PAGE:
The scheme of frequency measurement we proposed is shown as Figure 3. The output light of a laser is split into two paths through an optical coupler (OC). A scanning-frequency RF signal (fs ) with a fixed frequency step Δfs = ΔνS/2 based on the approach above is fed into a dual parallel Mach-Zehnder modulator (DPMZM1) through a 90° hybrid coupler achieving carrier suppression SSB modulation. On another path, a reference microwave signal fr is modulated into a carrier-suppressed double sideband signal using a Mach-Zehnder modulator (MZM) as Figure 2b. The unknown frequency fx is fed into a dual parallel Mach-Zehnder modulator (DPMZM2) cascaded with MZM to achieve carrier suppression SSB modulation assisted by a 90° hybrid coupler as Figure 2c. The output signal of the DPMZM2 is properly amplified using an Er-doped fiber amplifier. Hence, unknown frequency signals (fx ) will induce SBS effect with power change in the high nonlinear optical fiber (HNLF). This forms a desired SBS passband filter with a central frequency of fc+fr+fx−νB and a narrow zero-point linewidth of ΔνS. Based on the approach above, the unknown frequency signal can be expressed as

fx = fs−fr+νB (1)

Where the instant scanning frequency (fs ) can be obtained by ACF. In the scheme proposed in this paper, ACF curve can be fitted by means of three-order Hermite interpolation.

In this paper, the upper sideband of the scanning signal is selected to be processed by SBS. The Brillouin gain and loss can be expressed as [19]:

g(f) = g02(ΔνB/2)2f2+(ΔνB/2)2+jg04ΔνBff2+(ΔνB/2)2 (2)

a(f) = −g02(ΔνB/2)2f2+(ΔνB/2)2−jg04ΔνBff2+(ΔνB/2)2 (3)

Where ΔνB represent the SBS 3 dB-linewidth, g0 = gBIpLeff/Aeff , gB is the line center gain, Ip is the power of pump wave, Leff and Aeff are effective fiber length and effective mode area of DSF respectively.

Considering SBS effect, the optical signal after circulator can be expressed as

E(t)∝⎧⎩⎨⎪⎪⎪⎪⎪⎪⎪⎪J0(m)exp(2πfct)+J1(m)exp{{g[(fp−νB)−(fc+fs)]−a[(fp+νB)−(fc+fs)]}+j(2πfst) (4)

Where fp is equal to fc+fr+fx−νB based on the approach above, the Eq.4 can be expressed as

E(t)∝⎧⎩⎨⎪⎪⎪⎪⎪⎪⎪⎪J0(m)exp(2πfct)+J1(m)exp{{g[fr+fx−νB−fs]−a[fr+fx+νB−fs]}+j(2πfst) (5)

Omitting the dc and the other harmonic components, the optical power input into the PD is expressed approximately as:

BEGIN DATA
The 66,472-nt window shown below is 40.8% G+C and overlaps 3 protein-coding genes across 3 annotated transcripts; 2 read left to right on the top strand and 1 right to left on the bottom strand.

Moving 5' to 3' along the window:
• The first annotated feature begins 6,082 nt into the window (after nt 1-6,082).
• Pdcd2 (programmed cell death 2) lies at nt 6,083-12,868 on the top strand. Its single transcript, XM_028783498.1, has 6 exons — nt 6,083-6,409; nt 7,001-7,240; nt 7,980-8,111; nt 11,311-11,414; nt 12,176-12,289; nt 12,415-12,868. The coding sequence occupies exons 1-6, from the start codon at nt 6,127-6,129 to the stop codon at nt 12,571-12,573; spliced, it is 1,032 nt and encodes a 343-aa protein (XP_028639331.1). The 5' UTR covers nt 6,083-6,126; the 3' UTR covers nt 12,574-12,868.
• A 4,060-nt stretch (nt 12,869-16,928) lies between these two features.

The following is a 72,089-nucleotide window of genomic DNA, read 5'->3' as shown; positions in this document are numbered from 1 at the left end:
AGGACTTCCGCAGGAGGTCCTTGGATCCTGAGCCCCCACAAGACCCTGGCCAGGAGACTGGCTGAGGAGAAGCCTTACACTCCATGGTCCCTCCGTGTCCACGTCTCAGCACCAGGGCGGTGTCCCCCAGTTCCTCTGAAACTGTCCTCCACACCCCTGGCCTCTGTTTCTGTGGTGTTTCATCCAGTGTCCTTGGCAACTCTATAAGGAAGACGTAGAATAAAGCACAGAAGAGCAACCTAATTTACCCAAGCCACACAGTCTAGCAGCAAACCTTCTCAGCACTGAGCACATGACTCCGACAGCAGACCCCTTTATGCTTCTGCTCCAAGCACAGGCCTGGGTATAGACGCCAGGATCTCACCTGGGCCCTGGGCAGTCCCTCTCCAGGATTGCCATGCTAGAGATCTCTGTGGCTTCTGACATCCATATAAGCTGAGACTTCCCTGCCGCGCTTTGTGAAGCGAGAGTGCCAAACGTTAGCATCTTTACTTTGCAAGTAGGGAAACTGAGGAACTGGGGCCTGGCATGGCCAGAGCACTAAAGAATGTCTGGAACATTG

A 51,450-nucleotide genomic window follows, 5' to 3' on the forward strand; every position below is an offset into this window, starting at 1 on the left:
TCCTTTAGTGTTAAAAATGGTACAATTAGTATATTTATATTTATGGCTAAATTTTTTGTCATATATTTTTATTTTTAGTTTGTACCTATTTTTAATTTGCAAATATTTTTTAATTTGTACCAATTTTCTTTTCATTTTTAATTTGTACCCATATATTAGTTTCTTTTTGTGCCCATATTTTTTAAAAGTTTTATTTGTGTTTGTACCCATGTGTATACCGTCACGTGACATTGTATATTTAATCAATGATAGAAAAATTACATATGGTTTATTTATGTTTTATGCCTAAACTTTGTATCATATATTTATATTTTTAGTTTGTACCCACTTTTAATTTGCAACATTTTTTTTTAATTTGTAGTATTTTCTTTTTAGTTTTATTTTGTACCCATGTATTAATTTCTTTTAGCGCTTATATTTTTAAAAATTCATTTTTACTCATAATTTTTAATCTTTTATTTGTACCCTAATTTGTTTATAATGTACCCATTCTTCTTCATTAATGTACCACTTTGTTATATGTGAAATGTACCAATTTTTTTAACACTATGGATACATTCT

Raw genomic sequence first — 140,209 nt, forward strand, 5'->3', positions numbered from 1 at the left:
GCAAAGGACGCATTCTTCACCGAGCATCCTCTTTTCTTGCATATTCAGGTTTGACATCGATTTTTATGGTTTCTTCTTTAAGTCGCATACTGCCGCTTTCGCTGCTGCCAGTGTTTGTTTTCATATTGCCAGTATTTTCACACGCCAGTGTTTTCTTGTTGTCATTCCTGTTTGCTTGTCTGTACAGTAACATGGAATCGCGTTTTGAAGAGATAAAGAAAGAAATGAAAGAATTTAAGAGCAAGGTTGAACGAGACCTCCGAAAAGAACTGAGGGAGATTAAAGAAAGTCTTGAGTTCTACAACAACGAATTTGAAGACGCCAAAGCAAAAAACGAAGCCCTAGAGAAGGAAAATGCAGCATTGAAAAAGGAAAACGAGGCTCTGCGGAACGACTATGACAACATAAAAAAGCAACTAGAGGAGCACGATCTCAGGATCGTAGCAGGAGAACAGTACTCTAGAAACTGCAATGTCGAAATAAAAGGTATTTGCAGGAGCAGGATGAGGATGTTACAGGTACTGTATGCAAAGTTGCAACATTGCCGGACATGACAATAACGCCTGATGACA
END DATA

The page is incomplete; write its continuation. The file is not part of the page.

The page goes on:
P≈2J0(m)J1(m){G(fs)A(fs)cos[2πfst+ϕg(fs)+ϕa(fs)]−cos2πfst} (6)

According to Eq.(2) and Eq.(3), it can be deduced that

G(fs) = exp{Re[g(fr+fx−νB−f)]} (7) = exp{g02(ΔνB/2)2(fr+fx−νB−f)2+(ΔνB/2)2}

A(fs) = exp{Re[a(fr+fx+νB−fs)]} (8) = exp{−g02(ΔνB/2)2(fr+fx+νB−fs)2+(ΔνB/2)2}

ϕg(fs) = Im[g(fr+fx−νB−f)] (9) = g04ΔνB(fr+fx−νB−f)(fr+fx−νB−f)2+(ΔνB/2)2

ϕa(fs) = Im[a(fr+fx+νB−fs)] (10) = −g04ΔνB(fr+fx+νB−fs)(fr+fx+νB−fs)2+(ΔνB/2)2

The output electric field after detecting can be expressed as:

Eout(t) = R⟨P⟩

∝G(fs)A(fs)cos[2πfst+ϕg(fs)+ϕa(fs)]−cos(2πfst) (11)

Where R means the responsivity of PD to the input optical power.

In this paper, the reference signal is tunable, which can eliminate the interference of loss SBS spectrum associating with the bandwidth of the photodetector shown as Figure 2c ~ Figure 2d. In the numerical simulation, assuming that g0 = 5 , vB = 9.2 GHz, ΔνB = 40 MHz, which induces that the ΔνS = 500 MHz. So that we set the scanning frequency step is Δfs = 250 MHz based the approach above. When the fs scans from 0-20 GHz (where the bandwidth of the PD is fmax = 20 GHz.) with the step of 250 MHz, the several formed channels of ACF is shown as Figure 4 ~ Figure 5 with fr = 20 GHz. In each channel, the steeper the slope of ACF curve is, the higher the accuracy of frequency measurement is. As can be seen from the Figure 4 to Figure 5, the SLOPE of the ACF curve is roughly the same for each channel. The ACF is calculated in each frequency band by three-order Hermite interpolation according to the measured functions of the output RF power. So power to frequency conversion can be achieved through ACF and the frequency of unknown signal can be obtained based on Eq.(1). Based on the approach above, Figure 6 indicates that the average error of measurement is less than 1 MHz using three-order Hermite interpolation on ACF. If the bandwidth of the photoelectric device is 40 GHz, the Figure 7 shows the channel from 20.000 GHz ~ 20.250 GHz when fr = 20 GHz.

In this paper, an instantaneous frequency measuring method with high precision assited by SBS is proposed, which can achieve the measurement of full frequency band without the interference of loss SBS through a tunable reference signal, and the measured frequency range is limited only by photoelectric device. Assuming that the bandwidth of photoelectric device is 40 GHz and the unknown signal may be in the range of 20.000 GHz-20.250 GHz, the ACF can be formed by adjusting the reference signal as 20 GHz shown as Figure 7. And an accurate estimation of multiple RFs can also be achieved with a resolution of 250 MHz by measuring power variation per channel [23]. If the waveguide material can be used to replace the high nonlinear fiber, the system integration will be greatly improved.

The authors declare no conflicts of interest.